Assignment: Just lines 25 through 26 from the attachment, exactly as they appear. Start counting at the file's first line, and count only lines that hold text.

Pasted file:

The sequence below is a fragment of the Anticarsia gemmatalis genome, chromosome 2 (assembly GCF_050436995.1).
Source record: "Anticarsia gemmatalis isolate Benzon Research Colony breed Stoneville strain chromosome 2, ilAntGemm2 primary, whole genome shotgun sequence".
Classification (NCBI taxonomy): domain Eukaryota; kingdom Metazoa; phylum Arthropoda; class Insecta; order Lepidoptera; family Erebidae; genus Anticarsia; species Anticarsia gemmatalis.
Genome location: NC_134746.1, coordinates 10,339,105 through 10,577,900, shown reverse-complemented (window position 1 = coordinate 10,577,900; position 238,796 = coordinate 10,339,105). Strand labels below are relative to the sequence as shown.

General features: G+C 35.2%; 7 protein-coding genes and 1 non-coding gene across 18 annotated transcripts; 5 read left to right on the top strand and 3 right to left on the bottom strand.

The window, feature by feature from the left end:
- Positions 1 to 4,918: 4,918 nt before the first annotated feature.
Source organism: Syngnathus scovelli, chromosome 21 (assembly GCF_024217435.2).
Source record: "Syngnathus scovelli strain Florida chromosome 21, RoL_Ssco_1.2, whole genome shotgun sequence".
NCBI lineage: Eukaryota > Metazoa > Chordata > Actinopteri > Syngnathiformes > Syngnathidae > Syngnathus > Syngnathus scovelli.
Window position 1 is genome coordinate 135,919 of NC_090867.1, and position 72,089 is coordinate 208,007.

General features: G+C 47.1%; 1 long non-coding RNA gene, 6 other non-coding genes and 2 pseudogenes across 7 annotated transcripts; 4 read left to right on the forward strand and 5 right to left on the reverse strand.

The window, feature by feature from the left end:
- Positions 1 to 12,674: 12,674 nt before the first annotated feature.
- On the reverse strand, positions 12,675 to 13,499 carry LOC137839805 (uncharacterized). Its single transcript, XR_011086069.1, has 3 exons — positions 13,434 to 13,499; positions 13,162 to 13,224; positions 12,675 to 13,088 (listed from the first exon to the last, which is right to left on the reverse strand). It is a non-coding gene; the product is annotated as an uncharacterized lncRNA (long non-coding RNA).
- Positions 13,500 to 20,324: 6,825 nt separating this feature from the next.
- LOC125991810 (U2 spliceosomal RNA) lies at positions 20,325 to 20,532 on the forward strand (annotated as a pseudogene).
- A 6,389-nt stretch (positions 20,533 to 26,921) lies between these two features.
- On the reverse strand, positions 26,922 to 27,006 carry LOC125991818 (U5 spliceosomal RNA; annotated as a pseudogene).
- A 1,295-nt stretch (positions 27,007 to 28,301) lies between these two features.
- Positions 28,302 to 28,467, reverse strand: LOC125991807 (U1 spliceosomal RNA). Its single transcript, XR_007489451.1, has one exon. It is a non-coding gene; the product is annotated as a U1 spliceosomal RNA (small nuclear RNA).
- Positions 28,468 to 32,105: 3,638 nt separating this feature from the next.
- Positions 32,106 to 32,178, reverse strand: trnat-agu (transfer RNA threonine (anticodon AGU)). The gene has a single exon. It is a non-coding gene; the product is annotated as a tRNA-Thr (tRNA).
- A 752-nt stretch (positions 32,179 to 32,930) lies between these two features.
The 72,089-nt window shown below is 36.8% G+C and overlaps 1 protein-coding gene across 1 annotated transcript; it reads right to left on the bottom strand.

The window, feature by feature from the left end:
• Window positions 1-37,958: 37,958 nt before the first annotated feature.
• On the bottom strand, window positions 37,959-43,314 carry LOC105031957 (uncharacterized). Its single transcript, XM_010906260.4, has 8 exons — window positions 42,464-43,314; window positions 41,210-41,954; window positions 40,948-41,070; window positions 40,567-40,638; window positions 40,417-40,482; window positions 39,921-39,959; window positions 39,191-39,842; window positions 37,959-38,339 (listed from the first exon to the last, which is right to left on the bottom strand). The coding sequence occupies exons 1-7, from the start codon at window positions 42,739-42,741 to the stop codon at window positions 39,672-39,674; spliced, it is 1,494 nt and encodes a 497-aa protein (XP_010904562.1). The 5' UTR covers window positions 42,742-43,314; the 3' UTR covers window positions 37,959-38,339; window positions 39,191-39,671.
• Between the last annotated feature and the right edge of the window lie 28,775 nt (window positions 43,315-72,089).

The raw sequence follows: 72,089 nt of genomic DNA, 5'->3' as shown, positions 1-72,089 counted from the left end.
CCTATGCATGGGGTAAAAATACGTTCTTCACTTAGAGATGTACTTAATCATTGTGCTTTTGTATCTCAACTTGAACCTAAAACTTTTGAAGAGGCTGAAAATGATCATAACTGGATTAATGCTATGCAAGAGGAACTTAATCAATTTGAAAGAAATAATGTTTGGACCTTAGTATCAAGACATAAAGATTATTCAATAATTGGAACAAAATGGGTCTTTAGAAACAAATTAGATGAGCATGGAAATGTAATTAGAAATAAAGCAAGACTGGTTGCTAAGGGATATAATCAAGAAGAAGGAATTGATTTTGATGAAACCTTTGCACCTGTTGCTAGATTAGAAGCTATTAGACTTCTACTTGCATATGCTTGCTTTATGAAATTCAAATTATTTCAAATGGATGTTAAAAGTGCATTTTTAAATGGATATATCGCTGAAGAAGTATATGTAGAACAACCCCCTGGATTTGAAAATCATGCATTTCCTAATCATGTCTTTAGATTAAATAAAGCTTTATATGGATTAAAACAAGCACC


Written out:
The 72,089-nt window shown below is 36.8% G+C and overlaps 1 protein-coding gene across 1 annotated transcript; it reads right to left on the bottom strand.

The window, feature by feature from the left end: